We all have moments in our lives that we never forget. We know exactly where we were when we heard certain news. For some people that moment was when Pearl Harbor was attacked, when JFK was shot, when the Space Shuttle Challenger exploded, or when the OJ verdict came in. For almost all of us, one of those moments surely was the morning of Tuesday, September 11, 2001.
I was sitting at a networking group meeting at Ada's Restaurant (it's no longer there) in Arlington Heights. Tom Gosche was speaking, although I can't tell you what his talk was on, as a morning news show caught my eye on the tv across the room and I could focus on anything else. Tom had his back to the tv and it was on mute, so he had no idea what I or anyone else saw. The screen was showing a plane flying into the World Trade Center and then smoke billowing from the building. Sitting there in silence, I had no idea if anyone else in the group had just seen what I saw. And, of course, I didn't really know what I'd seen.
Shortly thereafter, the meeting ended and no one said anything about what I'd seen on the news, so I figured I was the only one who saw it. When I got into my car and flipped on the radio, I immediately realized that what I'd seen was no accident. Immediately, I called my friend Jason who worked in the financial district in New York, but the cell phone lines were jammed.
Arriving home a few minutes later, my brother Dave, who was in town for Mom's birthday the next day, was glued to CNN and I walked in just in time to witness the second plane fly into the World Trade Center live. Mom wasn't home because she'd gone to O'Hare to pick up her lifelong friend Kathy, who just happened to be flying in for a work conference that morning from Memphis.
At the time, Dave was living in Brooklyn, but had just happened to come to town for a week. He tried calling his friends, but ran into the same jammed phone lines I reached.
Not knowing what to do and like the rest of the nation, bouncing back and forth between confusion, horror, and dismay, Dave and I finally decided to go give blood. We didn't know how it might help, but we figured there would be lots of people needing blood and that was all we could do from the suburbs of Chicago.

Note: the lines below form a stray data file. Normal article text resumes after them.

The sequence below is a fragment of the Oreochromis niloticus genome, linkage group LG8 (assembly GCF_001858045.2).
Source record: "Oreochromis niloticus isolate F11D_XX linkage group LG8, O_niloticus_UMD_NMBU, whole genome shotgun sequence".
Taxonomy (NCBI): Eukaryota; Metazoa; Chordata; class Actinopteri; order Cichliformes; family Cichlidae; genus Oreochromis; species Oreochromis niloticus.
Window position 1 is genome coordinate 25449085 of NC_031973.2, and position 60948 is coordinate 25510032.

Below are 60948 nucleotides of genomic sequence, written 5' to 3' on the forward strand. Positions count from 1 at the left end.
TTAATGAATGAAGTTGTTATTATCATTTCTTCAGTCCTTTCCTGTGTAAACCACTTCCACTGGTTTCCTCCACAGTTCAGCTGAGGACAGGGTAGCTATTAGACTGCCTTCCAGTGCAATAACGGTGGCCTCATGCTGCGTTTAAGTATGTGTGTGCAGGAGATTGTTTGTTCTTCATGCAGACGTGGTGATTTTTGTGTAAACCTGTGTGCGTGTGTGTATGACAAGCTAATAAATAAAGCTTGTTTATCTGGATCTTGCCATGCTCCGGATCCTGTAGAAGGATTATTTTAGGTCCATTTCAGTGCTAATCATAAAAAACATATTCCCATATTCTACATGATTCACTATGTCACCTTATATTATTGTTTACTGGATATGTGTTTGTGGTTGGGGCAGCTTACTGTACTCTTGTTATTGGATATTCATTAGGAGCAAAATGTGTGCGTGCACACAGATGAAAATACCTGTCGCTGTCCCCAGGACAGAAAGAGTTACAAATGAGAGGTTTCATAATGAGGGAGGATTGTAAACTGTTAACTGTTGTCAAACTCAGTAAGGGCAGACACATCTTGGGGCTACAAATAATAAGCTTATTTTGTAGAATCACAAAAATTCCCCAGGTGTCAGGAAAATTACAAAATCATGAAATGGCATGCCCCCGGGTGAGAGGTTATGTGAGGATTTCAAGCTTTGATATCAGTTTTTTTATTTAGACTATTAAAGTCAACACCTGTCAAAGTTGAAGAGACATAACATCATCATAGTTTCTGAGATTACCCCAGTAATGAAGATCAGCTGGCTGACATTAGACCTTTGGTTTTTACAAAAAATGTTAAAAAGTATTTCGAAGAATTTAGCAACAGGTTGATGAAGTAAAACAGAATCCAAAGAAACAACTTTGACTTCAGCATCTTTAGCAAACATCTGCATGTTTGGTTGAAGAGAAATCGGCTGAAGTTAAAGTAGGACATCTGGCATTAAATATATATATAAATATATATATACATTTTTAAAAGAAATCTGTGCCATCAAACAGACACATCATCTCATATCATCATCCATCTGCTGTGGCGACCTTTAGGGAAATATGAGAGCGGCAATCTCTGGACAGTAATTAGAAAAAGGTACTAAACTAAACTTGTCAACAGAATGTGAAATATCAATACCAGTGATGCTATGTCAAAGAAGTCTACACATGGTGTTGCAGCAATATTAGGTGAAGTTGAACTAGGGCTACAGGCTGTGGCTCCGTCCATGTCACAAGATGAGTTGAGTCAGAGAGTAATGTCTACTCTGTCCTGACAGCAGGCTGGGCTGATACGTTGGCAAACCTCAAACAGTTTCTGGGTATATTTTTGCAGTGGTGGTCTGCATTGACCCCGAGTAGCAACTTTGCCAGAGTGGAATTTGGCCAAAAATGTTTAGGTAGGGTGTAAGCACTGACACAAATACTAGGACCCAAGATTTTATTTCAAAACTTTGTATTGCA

One of the things that struck me about that day, and still remains in the forefront of my mind as we celebrate the ten year anniversary of September 11th, is the amount of sacrifice that police officers, fire fighters and other first responders made not just that day, but every day.
As people were fleeing New York and Washington DC, police officers and fire fighters ran into the World Trade Center and Pentagon. Every single day, they put their own lives in danger, even in the safest communities in our nation. When police office pulls over a speeder, he doesn't know what he'll encounter when he approaches the driver. They run into burning buildings. They work in all kinds of weather and on all the holidays. And they do so without complaining. By all definitions, police officers and fire fighters are heroes.
I don't know about you, but I'm awfully grateful for our first responders and the sacrifices they make. They make those sacrifices so we don't have to worry and can feel safe. If you have the opportunity today stop and say thank you to all the police officers and fire fighters you see. They more than deserve our gratitude.